Have you ever had to travel for work or vacation (or any other commitment) and had the desire to get your CrossFit fix away from your home box? Of course you have, you beautiful CrossFitter. Thankfully, one of the great many things about our community and the affiliate system is that one can simply sign up for a class at a ‘foreign’ box and literally ‘drop-in’ for a class—as long as you have passed foundations, but you already knew that.
But this isn’t always as easy or as pleasant as it sounds. There are unspoken rules, a certain etiquette if you will, that athletes dropping-in, box members and coaches receiving these travelling athletes should all follow. Regionals are fast approaching, and with it a host of athletes (including Games hopefuls) will be moving across the country and inevitably dropping-in at different boxes—maybe even yours! Here are some tips on how to be a good host—and a great guest.
For the drop-in athlete
1. Pick the right gym
Although there is something to be said for jumping into the unknown and taking the road less travelled, it’s always smart to do your research on a box you want to visit. Check the reviews on Google and Yelp, try to gauge class sizes if that’s important to you, and look at past workouts and the type of programming implemented at the gym. If you’re only going to be dropping in for a day, and you have several boxes to choose from, then pick the one with the most attractive WOD for you. You don’t often get to pick and choose which workouts you do so make the most of it!
2. Let the box know you’re coming
There’s nothing worse than having someone gate crash your party uninvited. Same goes for dropping in unannounced at a box—it’s disrespectful to the coach and the athletes at the gym. Simply call or email a couple of days in advance and let the box know when you’ll be coming, how long you’ve been doing CrossFit and if you have any pre-existing injuries the coach should know about. If you want to be extra-courteous and have flexibility in your schedule while in town, you could offer to come workout during the less-busy class times—whenever they may be. Boxes will usually say to come whenever (if there is availability), but they will certainly appreciate your understanding of their schedule.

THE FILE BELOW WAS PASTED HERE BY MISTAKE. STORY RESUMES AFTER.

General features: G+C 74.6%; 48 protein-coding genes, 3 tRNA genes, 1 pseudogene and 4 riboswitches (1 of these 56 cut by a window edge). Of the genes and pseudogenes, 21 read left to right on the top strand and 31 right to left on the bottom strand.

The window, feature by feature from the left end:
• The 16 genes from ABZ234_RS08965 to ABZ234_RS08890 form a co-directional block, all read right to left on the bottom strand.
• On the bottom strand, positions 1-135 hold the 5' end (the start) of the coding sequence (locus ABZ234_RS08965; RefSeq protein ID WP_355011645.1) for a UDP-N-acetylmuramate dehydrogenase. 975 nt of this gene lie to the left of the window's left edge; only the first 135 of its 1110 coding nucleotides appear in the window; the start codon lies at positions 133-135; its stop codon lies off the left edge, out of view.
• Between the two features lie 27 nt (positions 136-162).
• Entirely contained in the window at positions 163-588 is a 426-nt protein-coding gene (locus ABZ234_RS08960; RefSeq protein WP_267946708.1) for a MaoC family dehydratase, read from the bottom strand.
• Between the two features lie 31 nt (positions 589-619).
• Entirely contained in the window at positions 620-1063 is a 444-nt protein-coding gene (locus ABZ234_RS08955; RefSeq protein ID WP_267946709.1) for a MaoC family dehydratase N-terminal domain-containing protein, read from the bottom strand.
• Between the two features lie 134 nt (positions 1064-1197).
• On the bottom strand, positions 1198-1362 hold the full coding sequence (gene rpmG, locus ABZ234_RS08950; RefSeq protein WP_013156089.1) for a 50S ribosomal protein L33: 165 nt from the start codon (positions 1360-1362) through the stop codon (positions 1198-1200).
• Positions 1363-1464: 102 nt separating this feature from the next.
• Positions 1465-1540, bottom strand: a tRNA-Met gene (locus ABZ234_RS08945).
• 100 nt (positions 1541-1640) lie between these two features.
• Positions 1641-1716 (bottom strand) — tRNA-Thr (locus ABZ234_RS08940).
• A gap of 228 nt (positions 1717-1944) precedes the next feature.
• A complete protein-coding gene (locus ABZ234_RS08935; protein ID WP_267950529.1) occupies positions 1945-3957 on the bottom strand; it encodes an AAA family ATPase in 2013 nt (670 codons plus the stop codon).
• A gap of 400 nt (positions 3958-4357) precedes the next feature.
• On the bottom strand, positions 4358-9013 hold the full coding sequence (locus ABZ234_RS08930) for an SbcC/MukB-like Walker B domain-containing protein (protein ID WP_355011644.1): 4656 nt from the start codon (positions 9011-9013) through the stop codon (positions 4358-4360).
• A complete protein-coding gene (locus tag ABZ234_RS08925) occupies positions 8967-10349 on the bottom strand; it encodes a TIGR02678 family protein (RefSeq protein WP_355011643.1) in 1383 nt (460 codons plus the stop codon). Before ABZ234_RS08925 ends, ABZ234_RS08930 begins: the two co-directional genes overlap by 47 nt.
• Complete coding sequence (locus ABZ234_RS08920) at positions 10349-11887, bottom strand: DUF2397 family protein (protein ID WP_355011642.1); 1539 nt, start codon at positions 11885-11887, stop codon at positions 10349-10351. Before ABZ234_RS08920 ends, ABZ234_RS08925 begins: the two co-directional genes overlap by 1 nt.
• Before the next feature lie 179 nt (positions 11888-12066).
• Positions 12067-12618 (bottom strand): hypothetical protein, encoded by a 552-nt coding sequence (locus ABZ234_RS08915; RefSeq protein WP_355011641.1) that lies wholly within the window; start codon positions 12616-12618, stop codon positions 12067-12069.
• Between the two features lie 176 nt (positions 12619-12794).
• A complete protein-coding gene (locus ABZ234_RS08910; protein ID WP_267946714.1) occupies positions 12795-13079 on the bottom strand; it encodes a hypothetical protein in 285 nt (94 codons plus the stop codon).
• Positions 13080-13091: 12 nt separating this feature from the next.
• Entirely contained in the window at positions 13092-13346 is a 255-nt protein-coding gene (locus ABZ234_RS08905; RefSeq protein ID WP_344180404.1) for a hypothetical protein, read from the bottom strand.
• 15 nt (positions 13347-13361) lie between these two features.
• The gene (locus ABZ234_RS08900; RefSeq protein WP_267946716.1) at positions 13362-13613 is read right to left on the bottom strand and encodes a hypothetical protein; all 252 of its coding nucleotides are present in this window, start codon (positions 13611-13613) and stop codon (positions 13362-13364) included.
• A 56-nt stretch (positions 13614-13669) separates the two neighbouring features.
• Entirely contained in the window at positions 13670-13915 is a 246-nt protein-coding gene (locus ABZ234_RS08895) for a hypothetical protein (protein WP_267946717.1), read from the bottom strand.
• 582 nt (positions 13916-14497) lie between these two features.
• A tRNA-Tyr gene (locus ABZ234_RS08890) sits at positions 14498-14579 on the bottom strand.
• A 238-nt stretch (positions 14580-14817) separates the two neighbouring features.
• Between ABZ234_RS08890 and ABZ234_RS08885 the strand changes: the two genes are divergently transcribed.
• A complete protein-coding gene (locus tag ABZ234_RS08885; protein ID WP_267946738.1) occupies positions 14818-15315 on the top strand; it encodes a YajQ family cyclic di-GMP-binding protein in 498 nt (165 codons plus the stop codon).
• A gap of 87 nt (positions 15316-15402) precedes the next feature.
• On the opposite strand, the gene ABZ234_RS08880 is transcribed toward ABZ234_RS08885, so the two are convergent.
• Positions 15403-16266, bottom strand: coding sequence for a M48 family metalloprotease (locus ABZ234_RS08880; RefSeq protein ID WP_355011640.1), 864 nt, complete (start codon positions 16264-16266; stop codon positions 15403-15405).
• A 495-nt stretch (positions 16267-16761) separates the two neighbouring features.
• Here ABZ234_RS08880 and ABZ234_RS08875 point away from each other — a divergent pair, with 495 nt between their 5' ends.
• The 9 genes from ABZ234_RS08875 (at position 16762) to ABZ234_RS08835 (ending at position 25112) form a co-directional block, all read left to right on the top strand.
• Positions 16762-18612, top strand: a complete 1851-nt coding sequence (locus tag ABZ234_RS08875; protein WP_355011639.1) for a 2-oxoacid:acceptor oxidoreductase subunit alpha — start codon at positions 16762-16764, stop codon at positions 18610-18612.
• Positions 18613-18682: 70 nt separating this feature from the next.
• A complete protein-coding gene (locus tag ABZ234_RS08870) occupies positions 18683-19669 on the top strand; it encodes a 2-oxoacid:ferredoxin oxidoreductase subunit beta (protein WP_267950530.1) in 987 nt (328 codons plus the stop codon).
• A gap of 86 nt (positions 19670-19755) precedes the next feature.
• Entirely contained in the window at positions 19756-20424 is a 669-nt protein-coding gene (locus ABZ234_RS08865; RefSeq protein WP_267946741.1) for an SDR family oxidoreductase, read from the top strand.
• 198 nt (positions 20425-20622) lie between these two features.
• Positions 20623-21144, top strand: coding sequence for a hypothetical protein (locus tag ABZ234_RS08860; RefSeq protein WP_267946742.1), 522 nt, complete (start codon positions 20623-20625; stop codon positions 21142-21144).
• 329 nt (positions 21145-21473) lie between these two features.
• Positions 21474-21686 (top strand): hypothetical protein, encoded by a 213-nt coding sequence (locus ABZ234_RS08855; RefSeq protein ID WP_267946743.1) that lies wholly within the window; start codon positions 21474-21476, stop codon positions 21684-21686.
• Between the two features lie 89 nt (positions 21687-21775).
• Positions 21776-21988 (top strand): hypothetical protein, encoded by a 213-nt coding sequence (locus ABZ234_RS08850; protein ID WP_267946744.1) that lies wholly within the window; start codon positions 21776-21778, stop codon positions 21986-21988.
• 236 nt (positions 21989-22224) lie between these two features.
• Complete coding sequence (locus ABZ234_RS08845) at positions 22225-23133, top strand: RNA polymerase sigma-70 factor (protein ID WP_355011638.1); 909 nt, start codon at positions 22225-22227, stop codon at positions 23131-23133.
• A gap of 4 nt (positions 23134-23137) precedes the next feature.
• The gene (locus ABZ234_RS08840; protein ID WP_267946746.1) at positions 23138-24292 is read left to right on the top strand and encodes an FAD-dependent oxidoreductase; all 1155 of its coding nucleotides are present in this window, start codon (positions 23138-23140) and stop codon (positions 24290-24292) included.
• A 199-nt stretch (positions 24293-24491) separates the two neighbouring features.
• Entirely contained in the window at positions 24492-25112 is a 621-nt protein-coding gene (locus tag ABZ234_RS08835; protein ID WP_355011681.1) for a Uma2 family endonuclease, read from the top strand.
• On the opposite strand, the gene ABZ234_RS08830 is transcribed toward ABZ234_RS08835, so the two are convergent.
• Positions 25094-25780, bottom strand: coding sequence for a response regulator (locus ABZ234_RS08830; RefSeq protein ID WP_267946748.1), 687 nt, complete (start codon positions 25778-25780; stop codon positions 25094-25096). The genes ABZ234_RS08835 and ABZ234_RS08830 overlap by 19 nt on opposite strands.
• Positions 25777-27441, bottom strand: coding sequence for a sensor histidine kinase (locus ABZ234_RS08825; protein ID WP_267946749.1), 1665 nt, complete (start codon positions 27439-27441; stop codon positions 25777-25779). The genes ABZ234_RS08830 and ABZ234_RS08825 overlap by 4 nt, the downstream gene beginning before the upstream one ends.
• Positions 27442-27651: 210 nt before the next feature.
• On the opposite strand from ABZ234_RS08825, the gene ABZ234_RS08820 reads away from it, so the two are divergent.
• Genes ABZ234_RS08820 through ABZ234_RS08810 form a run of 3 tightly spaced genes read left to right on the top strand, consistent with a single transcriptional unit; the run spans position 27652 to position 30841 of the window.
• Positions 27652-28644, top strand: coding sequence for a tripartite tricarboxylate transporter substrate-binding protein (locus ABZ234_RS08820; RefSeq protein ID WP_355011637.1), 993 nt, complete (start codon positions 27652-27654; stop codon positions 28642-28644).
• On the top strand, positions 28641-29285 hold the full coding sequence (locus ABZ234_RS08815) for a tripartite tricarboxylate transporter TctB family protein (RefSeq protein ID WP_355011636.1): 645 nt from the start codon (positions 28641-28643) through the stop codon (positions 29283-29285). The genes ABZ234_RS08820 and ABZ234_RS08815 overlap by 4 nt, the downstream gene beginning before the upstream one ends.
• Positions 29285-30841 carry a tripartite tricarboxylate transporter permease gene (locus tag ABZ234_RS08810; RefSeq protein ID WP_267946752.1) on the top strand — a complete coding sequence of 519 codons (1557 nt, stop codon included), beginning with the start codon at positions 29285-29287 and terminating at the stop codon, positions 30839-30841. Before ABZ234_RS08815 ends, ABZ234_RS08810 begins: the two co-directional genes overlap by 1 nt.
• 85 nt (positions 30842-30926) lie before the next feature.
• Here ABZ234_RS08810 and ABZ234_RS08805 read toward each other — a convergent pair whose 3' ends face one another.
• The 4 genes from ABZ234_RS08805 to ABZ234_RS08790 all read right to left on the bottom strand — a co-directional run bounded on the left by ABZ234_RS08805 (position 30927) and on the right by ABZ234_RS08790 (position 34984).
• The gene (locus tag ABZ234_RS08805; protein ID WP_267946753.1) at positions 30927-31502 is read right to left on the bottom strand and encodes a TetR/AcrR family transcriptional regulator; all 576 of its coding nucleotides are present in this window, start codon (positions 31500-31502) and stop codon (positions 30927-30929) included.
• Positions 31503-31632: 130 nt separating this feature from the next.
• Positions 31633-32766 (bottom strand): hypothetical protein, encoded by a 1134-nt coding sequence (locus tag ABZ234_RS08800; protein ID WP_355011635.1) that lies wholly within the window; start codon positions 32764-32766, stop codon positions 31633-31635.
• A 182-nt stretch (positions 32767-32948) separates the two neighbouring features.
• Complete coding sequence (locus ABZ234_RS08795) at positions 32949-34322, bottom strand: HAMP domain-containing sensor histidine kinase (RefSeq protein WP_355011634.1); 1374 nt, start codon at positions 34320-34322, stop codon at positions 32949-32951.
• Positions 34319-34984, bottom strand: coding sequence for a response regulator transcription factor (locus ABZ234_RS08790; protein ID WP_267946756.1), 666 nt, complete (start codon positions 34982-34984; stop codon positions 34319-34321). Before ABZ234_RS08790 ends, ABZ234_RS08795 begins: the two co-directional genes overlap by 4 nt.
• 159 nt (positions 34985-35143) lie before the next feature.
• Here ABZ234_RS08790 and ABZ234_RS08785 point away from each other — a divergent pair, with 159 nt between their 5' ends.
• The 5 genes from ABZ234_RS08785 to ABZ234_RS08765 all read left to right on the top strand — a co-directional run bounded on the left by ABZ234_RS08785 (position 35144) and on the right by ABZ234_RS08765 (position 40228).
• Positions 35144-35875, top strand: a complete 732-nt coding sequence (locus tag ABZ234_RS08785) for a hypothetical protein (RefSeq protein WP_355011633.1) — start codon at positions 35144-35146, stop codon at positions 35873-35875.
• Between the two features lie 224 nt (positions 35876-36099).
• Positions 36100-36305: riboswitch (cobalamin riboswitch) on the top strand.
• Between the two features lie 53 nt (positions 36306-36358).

Based on our testing, this is the best creatine for most people. It has the perfect dosage of creatine monohydrate per serving, which has been proven to increase muscle mass.
- Promote strength and muscle gains
- Tested for purity and safety
- Free from artificial colors
3. Arrive early and introduce yourself—but pay attention
We’re all guilty of turning up to class slightly late now and again, and it’s not too disruptive when you’e a regular at the box. But when it’s a random stranger strolling in 5 minutes late, that can really annoy a lot of people. Again, this goes back to being respectful. Arrive 10 minutes early and introduce yourself to the coach and get familiar with the gym. Arriving early will also give you the time to sign the waiver and pay the drop-in fee (if there is one). During the class itself, engage with the regular members of the box, but refrain from being too loud or talking while the coach is, yelling during the WOD etc. This is basic common sense stuff people—remember that you are a guest in someone else’s ‘home’.